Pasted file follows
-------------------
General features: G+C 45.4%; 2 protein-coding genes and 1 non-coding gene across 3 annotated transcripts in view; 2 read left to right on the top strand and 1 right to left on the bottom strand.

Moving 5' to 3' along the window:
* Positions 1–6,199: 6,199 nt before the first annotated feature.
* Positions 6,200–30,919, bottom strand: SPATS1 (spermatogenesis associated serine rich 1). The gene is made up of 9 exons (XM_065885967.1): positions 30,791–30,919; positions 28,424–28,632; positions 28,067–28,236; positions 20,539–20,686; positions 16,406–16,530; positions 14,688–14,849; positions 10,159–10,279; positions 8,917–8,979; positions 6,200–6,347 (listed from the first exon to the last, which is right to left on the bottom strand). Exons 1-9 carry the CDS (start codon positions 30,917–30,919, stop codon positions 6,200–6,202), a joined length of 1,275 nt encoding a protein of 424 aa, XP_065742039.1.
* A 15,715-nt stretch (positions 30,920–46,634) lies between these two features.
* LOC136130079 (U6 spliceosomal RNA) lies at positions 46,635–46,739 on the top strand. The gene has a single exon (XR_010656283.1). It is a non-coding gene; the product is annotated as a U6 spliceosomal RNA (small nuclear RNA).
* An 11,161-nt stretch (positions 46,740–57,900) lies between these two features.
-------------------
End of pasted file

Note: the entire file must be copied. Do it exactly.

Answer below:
General features: G+C 45.4%; 2 protein-coding genes and 1 non-coding gene across 3 annotated transcripts in view; 2 read left to right on the top strand and 1 right to left on the bottom strand.

Moving 5' to 3' along the window:
* Positions 1–6,199: 6,199 nt before the first annotated feature.
* Positions 6,200–30,919, bottom strand: SPATS1 (spermatogenesis associated serine rich 1). The gene is made up of 9 exons (XM_065885967.1): positions 30,791–30,919; positions 28,424–28,632; positions 28,067–28,236; positions 20,539–20,686; positions 16,406–16,530; positions 14,688–14,849; positions 10,159–10,279; positions 8,917–8,979; positions 6,200–6,347 (listed from the first exon to the last, which is right to left on the bottom strand). Exons 1-9 carry the CDS (start codon positions 30,917–30,919, stop codon positions 6,200–6,202), a joined length of 1,275 nt encoding a protein of 424 aa, XP_065742039.1.
* A 15,715-nt stretch (positions 30,920–46,634) lies between these two features.
* LOC136130079 (U6 spliceosomal RNA) lies at positions 46,635–46,739 on the top strand. The gene has a single exon (XR_010656283.1). It is a non-coding gene; the product is annotated as a U6 spliceosomal RNA (small nuclear RNA).
* An 11,161-nt stretch (positions 46,740–57,900) lies between these two features.